Is plagiarism a problem with your students?

Discussion in 'Secondary Education' started by Caesar753, Jun 11, 2007.

  1. Caesar753

    Caesar753 Multitudinous

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    Jun 11, 2007

    Having just finished my first year teaching, I've been reflecting a lot on how the year went. One thing that has been on my mind a lot is the problem of plagiarism.

    I think many of my students don't really understand how serious plagiarism is. We talk about how it is passing off someone else's work as your own, whether you copy it exactly or change some words around. Kids verbalize that they get it, but their actions don't confirm that. I can't tell you how many times I've caught kids in my class copying worksheets, homework assignments, special projects... you name it. They even copy during quizzes and tests.

    Here's an example: I accepted an extra credit assignment from one of my upper-level students. She's very studious, polite, cooperative, and a generally good student. As I was reading her PowerPoint, however, I began to wonder whether I was actually reading her words. Well, after a very short search online I located the bulk of her presentation--on Wikipedia!

    I've had students sign "honor codes" at the bottom of big assignments, but that didn't work out very well. I'd watch students copy the entire assignment when they thought I wasn't looking (like during the morning announcements), and then watch them sign the honor code. It's like their name and their word mean nothing to them.

    In talking with other teachers at my school, I've been advised to do only creative, open-ended assessments like essays and posters. The problem for me is that, as a foreign language teacher, I need students to practice things like conjugating verbs and declining nouns. They just HAVE to do that in order to learn the language. Don't get me wrong--I love essays and assign them with some frequency in my class. But when it comes down to learning how to make a Latin verb passive, you just have to know how to do that. And you learn to do that by practicing it over and over.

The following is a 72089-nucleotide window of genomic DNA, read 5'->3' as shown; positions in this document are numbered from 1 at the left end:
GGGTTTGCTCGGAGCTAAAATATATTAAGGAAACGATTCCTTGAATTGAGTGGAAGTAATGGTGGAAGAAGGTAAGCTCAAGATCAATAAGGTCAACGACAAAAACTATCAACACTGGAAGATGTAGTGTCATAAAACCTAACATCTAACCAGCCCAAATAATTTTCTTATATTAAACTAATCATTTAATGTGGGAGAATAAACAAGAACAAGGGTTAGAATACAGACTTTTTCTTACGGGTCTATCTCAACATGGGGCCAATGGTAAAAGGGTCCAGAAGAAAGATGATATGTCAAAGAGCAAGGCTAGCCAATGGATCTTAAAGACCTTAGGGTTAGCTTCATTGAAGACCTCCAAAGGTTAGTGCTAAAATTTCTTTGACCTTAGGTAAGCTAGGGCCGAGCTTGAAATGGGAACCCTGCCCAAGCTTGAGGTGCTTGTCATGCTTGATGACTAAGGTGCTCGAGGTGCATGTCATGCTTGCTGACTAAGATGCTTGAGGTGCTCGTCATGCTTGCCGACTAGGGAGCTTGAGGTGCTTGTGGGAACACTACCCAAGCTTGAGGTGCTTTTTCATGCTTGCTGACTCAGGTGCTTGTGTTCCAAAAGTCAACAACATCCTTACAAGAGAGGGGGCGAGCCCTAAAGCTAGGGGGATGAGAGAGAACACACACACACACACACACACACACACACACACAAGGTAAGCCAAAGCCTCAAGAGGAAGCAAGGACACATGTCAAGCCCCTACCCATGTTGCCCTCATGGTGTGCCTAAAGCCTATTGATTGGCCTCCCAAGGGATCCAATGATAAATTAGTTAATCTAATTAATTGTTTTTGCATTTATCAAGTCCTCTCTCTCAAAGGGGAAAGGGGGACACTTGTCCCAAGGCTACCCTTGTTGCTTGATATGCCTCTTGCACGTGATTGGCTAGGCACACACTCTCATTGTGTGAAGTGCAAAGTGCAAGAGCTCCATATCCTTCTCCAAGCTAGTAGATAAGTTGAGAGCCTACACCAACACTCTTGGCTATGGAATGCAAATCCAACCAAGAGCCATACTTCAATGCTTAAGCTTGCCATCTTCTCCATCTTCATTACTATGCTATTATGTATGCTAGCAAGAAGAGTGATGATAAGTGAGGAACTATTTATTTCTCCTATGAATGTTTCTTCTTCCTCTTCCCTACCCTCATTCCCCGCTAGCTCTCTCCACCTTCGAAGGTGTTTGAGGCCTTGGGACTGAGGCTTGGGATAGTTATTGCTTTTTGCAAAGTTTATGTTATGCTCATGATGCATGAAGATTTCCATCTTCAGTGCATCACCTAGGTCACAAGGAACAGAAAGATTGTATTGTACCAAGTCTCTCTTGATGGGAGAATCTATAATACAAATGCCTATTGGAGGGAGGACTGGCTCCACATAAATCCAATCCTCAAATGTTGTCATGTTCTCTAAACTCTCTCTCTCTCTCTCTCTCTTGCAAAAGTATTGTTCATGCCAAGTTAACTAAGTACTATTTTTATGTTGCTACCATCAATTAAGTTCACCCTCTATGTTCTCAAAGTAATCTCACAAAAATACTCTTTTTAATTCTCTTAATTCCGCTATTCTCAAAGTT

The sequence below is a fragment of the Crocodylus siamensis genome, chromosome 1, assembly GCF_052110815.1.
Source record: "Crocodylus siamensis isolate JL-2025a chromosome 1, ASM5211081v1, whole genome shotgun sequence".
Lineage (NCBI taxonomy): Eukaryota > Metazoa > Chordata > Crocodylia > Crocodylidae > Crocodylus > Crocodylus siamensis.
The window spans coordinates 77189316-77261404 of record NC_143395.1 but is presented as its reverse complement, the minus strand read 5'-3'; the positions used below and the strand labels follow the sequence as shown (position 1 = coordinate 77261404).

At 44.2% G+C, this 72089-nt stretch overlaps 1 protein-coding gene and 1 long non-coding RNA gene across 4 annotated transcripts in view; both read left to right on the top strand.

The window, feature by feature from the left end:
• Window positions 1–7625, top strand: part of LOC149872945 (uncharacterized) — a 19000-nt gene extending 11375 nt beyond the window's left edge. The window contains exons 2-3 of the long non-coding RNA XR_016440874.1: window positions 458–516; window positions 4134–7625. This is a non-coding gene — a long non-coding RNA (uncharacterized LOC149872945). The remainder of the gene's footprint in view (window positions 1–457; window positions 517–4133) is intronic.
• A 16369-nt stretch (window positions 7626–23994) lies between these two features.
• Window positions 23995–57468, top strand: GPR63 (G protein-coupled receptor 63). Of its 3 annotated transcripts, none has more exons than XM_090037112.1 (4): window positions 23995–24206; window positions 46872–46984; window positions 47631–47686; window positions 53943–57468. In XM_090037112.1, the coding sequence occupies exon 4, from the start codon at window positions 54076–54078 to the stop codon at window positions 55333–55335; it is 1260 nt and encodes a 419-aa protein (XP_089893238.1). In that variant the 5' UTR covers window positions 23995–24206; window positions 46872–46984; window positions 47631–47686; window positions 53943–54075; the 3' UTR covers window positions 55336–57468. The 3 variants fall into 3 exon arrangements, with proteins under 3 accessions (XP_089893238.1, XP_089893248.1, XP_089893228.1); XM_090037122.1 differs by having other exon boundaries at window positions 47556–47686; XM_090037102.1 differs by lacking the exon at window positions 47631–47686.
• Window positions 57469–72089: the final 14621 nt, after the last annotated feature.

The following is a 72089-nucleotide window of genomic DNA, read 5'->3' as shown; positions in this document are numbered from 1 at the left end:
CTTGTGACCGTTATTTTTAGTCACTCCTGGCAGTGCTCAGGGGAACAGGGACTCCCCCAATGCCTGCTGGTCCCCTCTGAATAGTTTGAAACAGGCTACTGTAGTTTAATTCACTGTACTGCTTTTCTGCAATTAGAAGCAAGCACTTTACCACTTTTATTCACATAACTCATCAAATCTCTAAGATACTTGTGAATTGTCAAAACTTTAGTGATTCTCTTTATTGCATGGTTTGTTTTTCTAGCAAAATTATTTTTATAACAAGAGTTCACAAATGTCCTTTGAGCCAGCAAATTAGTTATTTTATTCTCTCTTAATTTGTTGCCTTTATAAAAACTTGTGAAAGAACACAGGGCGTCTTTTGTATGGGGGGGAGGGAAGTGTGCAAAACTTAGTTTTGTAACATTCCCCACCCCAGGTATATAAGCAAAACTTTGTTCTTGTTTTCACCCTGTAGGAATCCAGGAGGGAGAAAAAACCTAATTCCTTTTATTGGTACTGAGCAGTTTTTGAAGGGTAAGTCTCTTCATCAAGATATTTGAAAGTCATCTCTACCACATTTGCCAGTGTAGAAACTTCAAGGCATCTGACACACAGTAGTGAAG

I feel that assigning homework which is harder to plagiarize isn't really the answer because it doesn't address the bigger problem of why students feel that it's okay to cheat, steal, and lie.

    What do you all do in your classrooms to lessen this problem? Or is it not a problem for you?
     
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  3. Mamacita

    Mamacita Aficionado

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    Jun 11, 2007

    At the college level, we fail the student and if it occurs again, we expel him/her.

    It's stealing, exactly the same kind of stealing as if they'd swiped money from the cash register of a store.

    I agree that some students don't seem to comprehend the seriousness oft it, and that is why we need to crack down HARD and make them experience some really serious consequences.

    Even a tiny child can understand it if he/she sees enough examples of it, AND of what happens when someone does it.

    And if we stop being "sorry" for the poor things and actually require them to have some standards.
     
  4. Caesar753

    Caesar753 Multitudinous

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    Jun 11, 2007

    Agreed. I feel like I do hold my students to a higher (but perfectly attainable) standard, and that's probably why this whole plagiarism thing is so frustrating for me. It's like they have no integrity!

    During our semester 1 finals, I caught a student text messaging during our exam. I can't be certain that she was cheating, but based on her previous behavior, it's a pretty reasonable guess. I sent her to the deans' office, who in turn gave her a "warning." And that basically amounted to absolutely nothing. I was livid because it completely undermined what I was trying to accomplish and it sent the message that cheating wasn't all that bad.

    This student ended up being one of my worst offenders all year long. I always gave zeros on the assignments I knew she had cheated on, and even that didn't deter her. I'm getting totally angry just thinking of the whole situation. Bah.